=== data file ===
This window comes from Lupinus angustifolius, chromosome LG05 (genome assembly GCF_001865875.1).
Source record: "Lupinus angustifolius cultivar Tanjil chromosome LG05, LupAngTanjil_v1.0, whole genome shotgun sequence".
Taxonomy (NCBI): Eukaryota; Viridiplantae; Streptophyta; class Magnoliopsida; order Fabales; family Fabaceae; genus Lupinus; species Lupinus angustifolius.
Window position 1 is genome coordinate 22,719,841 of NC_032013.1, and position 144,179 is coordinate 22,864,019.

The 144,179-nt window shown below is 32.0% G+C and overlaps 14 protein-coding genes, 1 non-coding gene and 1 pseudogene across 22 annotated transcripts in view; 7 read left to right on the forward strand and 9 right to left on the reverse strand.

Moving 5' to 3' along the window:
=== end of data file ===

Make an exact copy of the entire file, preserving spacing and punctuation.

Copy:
This window comes from Lupinus angustifolius, chromosome LG05 (genome assembly GCF_001865875.1).
Source record: "Lupinus angustifolius cultivar Tanjil chromosome LG05, LupAngTanjil_v1.0, whole genome shotgun sequence".
Taxonomy (NCBI): Eukaryota; Viridiplantae; Streptophyta; class Magnoliopsida; order Fabales; family Fabaceae; genus Lupinus; species Lupinus angustifolius.
Window position 1 is genome coordinate 22,719,841 of NC_032013.1, and position 144,179 is coordinate 22,864,019.

The 144,179-nt window shown below is 32.0% G+C and overlaps 14 protein-coding genes, 1 non-coding gene and 1 pseudogene across 22 annotated transcripts in view; 7 read left to right on the forward strand and 9 right to left on the reverse strand.

Moving 5' to 3' along the window: